|Creating Confusion in the Colonies: Negotiating Nationality across Imperial Boundaries|
|Throughout early modern Europe, Jews were routinely presumed to be aliens unless proven otherwise, and, thus devoid of many legal rights relative to property that were inherent to “legitimate” subjects. This struggle for the recognition of legitimacy, when transferred to the overseas possessions of England and the Dutch Republic in the Atlantic in the 17th and 18th centuries became, largely, a struggle over economic privilege– specifically, over the right to participate in developing markets that were beginning to focus ever more seriously on transatlantic exchange. In this scenario, the rules for determining the subject’s true allegiance and his claim to belong – indeed, the very nature of his subjecthood – became the means of demarcating economic turf: those who found themselves unable to prove their allegiance to the satisfaction of local authorities were economically disenfranchised. This paper, should it be accepted for inclusion in the ESSHC panel, will examine what distinctions of allegiance and subjecthood meant for the peoples that settled in the colonies or overseas trading stations of the Dutch and English in the Atlantic in the 17th and 18th centuries. Most particularly, the paper will examine how transnational diasporic populations such as the Sephardim, who scrambled ideas of “national” allegiances, negotiated nationality across the imperial boundaries.
For instance, Royal Customs agent Samuel Hayne from Falmouth examined the cargo of the ship Experiment in October of 1680 only to find that goods entered under the name of the captain (and English Quaker) were in fact consigned to 35 different traders – all, according to Hayne’s account, allegedly Jews. It was Hayne’s accusation that, by falsely registering the goods, the merchants and the captain had attempted to cheat the Crown out of the £154 in customs duty that would ordinarily have been assessed as Aliens duty under the Navigation Acts, had the true state of ownership been declared upon the ship’s arrival. Hayne’s case hinged on the claim that the Jewish merchants were not entitled to conduct trade, either in England or its possessions, as English subjects. He was confronted by Antonio Gomesserra and Antonio Baruch Lousada, two Jewish merchants working together in partnership and based in London, who had been granted Patents of Endenization from the crown in 1672 and 1675, respectively. The Jury ruled in favor of Lousada and Gomeserra. Haynes proposed that Jews, whether endenizened or not, would always constitute a separate and unequal class of subjects. In a similar case filed in 1684, in Rhode Island by that colony’s surveyor general appears to underscore the general assessment of those charged with the enforcement of the Navigation Acts that Jews were not eligible to take advantage of the English subject’s license to pay duties at the lower rates, no matter how long the term of residence. His case, too, was rejected. All of which showed that the English law defined citizenship in terms of place of birth and/or of place of residence, despite popular repugnance at the idea that Jews could be Englishmen.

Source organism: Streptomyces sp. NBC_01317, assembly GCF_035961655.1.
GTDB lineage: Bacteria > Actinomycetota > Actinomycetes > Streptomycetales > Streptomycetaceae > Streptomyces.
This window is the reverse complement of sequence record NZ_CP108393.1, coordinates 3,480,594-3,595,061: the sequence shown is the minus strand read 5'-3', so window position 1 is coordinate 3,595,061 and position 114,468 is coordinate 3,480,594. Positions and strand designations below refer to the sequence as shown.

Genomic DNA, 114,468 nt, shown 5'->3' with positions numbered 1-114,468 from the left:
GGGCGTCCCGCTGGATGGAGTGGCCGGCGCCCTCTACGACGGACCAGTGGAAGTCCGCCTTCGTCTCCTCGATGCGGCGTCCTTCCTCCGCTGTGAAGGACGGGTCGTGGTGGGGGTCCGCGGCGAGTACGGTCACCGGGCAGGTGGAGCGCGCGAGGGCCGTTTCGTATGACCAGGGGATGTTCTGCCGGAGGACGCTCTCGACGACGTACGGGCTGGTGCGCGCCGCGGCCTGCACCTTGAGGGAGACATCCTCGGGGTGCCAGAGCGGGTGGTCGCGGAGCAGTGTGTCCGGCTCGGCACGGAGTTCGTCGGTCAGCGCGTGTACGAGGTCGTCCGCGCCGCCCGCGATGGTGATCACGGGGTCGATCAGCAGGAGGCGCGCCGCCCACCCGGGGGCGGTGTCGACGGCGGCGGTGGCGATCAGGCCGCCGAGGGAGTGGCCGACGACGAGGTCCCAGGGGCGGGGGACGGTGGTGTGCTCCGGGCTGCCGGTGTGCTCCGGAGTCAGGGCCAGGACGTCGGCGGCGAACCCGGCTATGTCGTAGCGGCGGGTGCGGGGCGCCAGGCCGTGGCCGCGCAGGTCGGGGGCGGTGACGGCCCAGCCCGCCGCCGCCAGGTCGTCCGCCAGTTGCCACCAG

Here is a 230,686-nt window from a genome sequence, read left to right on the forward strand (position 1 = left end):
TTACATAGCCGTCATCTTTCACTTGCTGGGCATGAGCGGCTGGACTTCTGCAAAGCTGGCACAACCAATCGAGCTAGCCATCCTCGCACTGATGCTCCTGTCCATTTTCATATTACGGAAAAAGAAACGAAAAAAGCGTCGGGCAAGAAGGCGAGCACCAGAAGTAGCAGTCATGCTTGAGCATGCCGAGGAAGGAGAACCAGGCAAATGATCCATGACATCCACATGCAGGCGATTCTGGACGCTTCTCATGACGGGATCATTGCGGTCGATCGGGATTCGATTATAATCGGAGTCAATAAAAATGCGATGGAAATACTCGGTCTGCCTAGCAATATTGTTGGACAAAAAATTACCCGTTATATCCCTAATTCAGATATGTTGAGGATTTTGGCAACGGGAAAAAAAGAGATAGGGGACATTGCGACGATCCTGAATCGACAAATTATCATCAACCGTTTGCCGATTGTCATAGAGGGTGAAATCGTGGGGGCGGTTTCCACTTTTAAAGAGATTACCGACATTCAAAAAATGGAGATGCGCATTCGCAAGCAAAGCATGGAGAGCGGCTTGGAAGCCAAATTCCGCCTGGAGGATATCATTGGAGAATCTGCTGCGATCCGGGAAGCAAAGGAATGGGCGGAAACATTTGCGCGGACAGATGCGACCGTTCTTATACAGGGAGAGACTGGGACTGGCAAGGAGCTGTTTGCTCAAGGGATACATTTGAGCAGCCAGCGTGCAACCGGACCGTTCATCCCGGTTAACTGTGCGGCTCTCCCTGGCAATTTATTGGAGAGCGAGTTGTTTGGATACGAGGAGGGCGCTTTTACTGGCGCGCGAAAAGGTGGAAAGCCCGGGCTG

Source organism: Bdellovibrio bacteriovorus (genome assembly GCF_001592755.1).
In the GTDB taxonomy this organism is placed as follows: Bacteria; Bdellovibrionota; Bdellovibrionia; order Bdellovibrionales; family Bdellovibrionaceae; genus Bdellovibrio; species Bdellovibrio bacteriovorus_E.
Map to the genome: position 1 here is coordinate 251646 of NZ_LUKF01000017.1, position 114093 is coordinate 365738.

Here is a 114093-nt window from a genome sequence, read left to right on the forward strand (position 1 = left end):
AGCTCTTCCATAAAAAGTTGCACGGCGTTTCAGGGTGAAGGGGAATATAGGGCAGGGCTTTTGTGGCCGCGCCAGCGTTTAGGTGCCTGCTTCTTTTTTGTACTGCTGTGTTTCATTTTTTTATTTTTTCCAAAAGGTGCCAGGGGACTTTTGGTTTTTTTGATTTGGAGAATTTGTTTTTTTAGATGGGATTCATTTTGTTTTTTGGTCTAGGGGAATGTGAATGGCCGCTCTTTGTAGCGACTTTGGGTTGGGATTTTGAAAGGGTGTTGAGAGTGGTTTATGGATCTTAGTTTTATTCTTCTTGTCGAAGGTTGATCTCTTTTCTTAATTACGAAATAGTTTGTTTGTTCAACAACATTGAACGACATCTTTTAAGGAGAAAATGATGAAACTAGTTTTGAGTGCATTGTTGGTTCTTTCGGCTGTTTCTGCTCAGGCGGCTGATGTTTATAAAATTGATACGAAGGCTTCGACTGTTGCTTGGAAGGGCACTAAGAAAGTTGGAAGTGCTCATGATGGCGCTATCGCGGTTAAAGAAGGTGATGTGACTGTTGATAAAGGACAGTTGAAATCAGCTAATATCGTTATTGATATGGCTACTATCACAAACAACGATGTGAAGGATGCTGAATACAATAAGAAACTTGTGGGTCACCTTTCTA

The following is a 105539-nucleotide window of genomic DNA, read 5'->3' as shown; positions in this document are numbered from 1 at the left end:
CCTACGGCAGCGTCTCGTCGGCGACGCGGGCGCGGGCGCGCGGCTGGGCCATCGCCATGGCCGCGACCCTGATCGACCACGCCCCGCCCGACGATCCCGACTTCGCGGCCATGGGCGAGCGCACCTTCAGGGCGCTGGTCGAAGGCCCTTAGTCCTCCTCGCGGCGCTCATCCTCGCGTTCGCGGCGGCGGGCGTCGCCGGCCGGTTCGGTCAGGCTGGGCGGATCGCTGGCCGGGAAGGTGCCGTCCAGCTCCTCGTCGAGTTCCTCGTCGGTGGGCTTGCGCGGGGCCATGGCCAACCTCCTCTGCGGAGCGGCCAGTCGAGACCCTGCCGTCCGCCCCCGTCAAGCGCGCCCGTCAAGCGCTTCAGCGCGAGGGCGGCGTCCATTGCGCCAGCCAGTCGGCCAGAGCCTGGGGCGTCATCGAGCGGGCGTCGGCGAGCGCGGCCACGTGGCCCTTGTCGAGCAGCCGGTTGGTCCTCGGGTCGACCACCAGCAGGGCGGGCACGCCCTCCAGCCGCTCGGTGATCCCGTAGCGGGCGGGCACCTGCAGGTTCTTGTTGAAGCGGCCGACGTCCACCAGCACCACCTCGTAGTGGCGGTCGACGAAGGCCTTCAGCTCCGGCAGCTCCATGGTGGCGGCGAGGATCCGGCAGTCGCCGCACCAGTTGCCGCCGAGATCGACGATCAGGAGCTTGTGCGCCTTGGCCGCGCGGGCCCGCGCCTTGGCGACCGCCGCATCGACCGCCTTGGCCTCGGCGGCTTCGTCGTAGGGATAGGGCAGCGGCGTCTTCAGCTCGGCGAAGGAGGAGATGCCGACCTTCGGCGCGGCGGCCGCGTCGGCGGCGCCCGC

In contrast to the English, neither the province of Holland nor the States General of the United Provinces ever promulgated a uniform policy toward the Jews. Thus, the Jews [largely Sephardim], within a seemingly uniform Dutch Atlantic world faced a range of challenges and were welcomed in some places and not in others. The rights and privileges granted to them in Amsterdam always served as the model when Jews ventured to the western reaches of the Dutch empire. Jews wrote to the WIC and asked how the Company could justify restricting settlement of those “who reside here [in Amsterdam] and have been settled here well on to about 60 years, many also being born here and confirmed burghers.” Thus, they implicitly drew upon the English model of citizenship, and, thereby refused to accept themselves as in any way different from other settlers. In this sense, the Jews (at least in New Netherland) demonstrated a keen understanding of imperial rivalries in the mid 17th century by suggesting that the Dutch would fall behind the French and the English who allowed Jews to travel to their Caribbean colonies. To that end, Jewish settler Asser Levy claimed in 1657 that “burgherschap [in New Netherland] ought not be refused him as he keeps watch and ward like other Burghers . . . and he showed a burgher certificate from the City of Amsterdam that the Jew is Burgher here. “ Thus, for Levy and his fellow Jews, his rights and responsibilities should be equal in the colonies and in the home city. What happened in Amsterdam, however, did not necessarily dictate Dutch policies toward Jews in other cities, some of which were less welcoming than Amsterdam, and certainly did not dictate policies in the colonies, where the WIC operated semi-autonomously. Not surprisingly then, the Dutch had a much less centralized approach than did the British.
This paper will compare and contrast the entangled histories of the Dutch and English Atlantic empires through the lens of the (largely Sephardic) settlers and how they negotiated ideas of nationality across imperial boundaries.|